Friday, February 01, 2013

A few weeks ago, singer-songwriter Jonathan Coulton was surprised to learn that his arrangement of the Sir Mix-A-Lot song "Baby Got Back" was covered note for note by the cast of the Fox TV show Glee. Coulton talks with Bob about having his melody stolen with impunity and the legal gray area between copyright law and cover songs.

 

Mos Def - Ms. Fat Booty

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On The Media

The Copyright Alert System and Six Strikes

Friday, February 01, 2013

Sometime in the next few months, the five major US Internet Service Providers will implement what is called the "Copyright Alert System," known colloquially as "six strikes." Brooke talks to Jill Lesser, Executive Director of industry group the Center for Copyright Information, about how the six strikes program will work.

 

Acid Pauli - Mst

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On The Media

Year Zero

Friday, August 03, 2012

In the new farcical sci-fi book Year Zero, aliens, having discovered how wonderful Earth music is, learn that they owe the all the money in the universe to the United States because of its harsh copyright penalties. Brooke talks to author Rob Reid about taking the great copyright debate to absurd new heights.

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On The Media

The Copyright Treaty That Won't Die

Friday, August 03, 2012

Over the past few years, a global pact meant to curb online piracy and the trade of counterfeit goods called the Anti-Counterfeiting Trade Agreement, or ACTA, has been negotiated in secret. After popular outcry it seems ACTA may not materialize. While 9 countries and 22 European Union member states have signed on, none have ratified it, and last month, the EU parliament roundly rejected it. Brooke asks Harvard Law Professor Jonathan Zittrain if ACTA is actually dead.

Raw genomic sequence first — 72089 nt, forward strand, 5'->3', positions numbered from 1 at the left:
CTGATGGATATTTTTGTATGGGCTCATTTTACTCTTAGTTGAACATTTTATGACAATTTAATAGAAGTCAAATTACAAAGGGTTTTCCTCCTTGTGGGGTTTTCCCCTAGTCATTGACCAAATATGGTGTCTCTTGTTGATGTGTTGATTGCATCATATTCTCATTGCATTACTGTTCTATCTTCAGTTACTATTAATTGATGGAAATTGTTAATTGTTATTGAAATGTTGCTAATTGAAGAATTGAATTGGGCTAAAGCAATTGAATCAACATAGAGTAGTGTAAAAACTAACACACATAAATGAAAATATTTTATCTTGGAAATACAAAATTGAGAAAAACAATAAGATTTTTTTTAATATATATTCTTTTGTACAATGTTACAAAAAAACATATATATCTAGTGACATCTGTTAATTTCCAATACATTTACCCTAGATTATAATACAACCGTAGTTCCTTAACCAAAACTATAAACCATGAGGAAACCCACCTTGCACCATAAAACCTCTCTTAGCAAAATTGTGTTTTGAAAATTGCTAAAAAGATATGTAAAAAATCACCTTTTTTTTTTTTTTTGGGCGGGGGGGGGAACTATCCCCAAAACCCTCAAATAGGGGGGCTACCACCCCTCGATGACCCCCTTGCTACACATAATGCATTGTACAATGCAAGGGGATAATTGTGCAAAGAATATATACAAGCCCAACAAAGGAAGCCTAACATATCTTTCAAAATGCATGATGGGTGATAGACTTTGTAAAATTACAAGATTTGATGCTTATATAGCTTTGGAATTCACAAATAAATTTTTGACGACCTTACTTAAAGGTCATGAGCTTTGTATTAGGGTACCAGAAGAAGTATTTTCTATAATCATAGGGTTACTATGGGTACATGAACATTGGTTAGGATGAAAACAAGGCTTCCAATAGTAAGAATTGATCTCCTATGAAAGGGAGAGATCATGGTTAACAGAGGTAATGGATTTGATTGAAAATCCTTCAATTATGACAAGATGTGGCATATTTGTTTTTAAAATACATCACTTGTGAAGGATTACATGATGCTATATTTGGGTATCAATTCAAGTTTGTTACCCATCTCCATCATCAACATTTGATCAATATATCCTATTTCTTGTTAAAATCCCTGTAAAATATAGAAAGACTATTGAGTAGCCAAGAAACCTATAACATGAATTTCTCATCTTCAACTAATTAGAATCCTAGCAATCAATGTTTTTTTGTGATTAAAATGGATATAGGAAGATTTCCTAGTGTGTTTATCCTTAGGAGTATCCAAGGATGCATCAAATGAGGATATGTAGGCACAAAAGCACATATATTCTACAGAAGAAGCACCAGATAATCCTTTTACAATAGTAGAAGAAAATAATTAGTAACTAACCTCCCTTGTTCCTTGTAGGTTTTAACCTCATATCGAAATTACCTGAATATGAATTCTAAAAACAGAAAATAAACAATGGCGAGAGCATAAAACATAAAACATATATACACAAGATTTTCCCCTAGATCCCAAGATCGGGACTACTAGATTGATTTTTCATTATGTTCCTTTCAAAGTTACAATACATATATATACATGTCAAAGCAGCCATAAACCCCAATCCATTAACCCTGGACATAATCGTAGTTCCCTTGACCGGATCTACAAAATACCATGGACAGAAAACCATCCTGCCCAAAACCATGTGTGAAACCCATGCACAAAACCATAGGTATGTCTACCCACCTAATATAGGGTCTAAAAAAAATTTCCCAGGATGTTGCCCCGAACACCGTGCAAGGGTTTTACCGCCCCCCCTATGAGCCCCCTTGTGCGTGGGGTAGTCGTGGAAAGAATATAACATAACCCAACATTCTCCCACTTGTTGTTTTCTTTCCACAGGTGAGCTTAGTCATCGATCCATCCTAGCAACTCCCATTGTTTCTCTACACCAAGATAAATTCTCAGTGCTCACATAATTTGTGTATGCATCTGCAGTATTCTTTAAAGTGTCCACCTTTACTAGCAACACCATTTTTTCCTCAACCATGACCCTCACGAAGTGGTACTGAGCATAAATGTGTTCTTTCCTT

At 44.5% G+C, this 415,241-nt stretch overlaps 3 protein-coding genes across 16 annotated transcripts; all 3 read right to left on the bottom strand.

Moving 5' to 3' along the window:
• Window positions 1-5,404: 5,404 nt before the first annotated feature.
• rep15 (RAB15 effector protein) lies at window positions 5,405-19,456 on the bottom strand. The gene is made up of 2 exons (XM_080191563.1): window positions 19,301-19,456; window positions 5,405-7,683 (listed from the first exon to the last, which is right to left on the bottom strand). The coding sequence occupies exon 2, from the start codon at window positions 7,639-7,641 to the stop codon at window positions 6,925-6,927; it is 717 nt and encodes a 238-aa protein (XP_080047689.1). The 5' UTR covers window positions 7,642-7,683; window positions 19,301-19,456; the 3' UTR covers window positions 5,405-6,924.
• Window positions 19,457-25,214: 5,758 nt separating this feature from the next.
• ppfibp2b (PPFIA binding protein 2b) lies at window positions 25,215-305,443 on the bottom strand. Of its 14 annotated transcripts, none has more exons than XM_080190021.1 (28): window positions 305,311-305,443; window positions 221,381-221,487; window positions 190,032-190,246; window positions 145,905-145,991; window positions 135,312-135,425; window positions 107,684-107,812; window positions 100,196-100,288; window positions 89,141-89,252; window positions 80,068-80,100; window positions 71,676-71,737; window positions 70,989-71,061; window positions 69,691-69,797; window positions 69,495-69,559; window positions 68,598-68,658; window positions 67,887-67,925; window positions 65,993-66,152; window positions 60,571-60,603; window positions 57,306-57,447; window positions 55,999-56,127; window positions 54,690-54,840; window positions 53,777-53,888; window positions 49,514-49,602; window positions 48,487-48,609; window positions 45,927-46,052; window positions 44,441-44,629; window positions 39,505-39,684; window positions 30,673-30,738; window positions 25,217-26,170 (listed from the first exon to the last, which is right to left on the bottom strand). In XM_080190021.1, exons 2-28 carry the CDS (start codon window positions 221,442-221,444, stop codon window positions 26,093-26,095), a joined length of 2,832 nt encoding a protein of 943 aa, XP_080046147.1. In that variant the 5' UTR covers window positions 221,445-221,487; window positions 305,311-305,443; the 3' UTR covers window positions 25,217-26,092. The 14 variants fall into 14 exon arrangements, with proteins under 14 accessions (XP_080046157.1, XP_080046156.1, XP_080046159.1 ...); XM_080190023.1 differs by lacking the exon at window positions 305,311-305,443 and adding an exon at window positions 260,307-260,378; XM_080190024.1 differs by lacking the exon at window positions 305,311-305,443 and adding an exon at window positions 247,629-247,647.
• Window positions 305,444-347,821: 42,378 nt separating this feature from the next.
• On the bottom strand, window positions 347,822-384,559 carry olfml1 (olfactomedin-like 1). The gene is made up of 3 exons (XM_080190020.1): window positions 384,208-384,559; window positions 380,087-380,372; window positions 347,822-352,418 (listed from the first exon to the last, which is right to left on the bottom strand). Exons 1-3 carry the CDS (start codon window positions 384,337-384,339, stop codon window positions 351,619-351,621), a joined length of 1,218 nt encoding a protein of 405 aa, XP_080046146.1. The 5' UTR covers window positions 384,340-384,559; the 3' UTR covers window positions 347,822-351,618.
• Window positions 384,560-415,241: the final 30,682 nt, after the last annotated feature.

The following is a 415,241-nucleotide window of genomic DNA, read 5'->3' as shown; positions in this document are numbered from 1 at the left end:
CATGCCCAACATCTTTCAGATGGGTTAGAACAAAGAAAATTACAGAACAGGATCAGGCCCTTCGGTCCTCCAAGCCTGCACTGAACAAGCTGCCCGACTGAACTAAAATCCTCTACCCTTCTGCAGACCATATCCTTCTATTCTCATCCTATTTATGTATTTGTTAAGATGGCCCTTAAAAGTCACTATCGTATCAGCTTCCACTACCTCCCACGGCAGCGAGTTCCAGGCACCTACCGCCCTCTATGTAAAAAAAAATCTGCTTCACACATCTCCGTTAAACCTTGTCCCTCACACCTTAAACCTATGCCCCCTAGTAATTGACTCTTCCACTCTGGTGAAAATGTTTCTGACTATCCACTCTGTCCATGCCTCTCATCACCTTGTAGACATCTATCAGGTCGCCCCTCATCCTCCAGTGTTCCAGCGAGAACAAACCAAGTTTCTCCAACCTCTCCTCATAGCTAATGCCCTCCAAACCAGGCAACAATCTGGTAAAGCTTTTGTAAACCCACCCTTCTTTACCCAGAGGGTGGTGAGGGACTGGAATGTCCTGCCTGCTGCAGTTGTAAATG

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On The Media

A Wild Week for Online Piracy

Friday, January 20, 2012

This week saw more then its share of internet drama. The US Government led a massive operation against the website MegaUpload. And dozens of major websites staged a blackout in protest of two proposed laws - the Stop Online Piracy Act and the Protect IP Act. Bob talks to Techdirt's Mike Masnick about the implications of the proposed legislation and the foment online.

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On The Media

Defending SOPA and PIPA

Friday, January 20, 2012

In the face of strong criticism, the Stop Online Piracy Act and the Protect IP act have been shelved for the time being.  But the movie, music, television and video game industries continue to argue that they offer much needed protection against pirates outside the reach of American law enforcement. Steve Tepp of the business lobbying group the US Chamber of Commerce tells Bob that despite criticism, these bills are narrowly targeted and would protect copyright holders against pirates. 

Ramblin' Man - New Country Rehab

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On The Media

US Government Seizes Domain Names

Friday, December 09, 2011

Since the summer of 2010, the US Office of Immigrations and Customs Enforcement (ICE) has been seizing the domain names of websites around the world that it believes have engaged in copyright infringement or sold counterfeit goods. Mark Lemley, a lawyer defending one of the websites seized by the government, talks to Bob about whether ICE has the legal authority to make these seizures and how they might be netting sites that haven't done anything wrong.

The Dodos - Companions

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On The Media

The Issue of Orphan Works

Friday, September 16, 2011

On Monday, The Author's Guild filed a lawsuit against several universities who have announced their intentions to make available electronic copies of so called "orphan works," books for which no copyright owner can be found. Law professor and blogger James Grimmelmann talks to Bob about the sticky legal issues that orphan works present.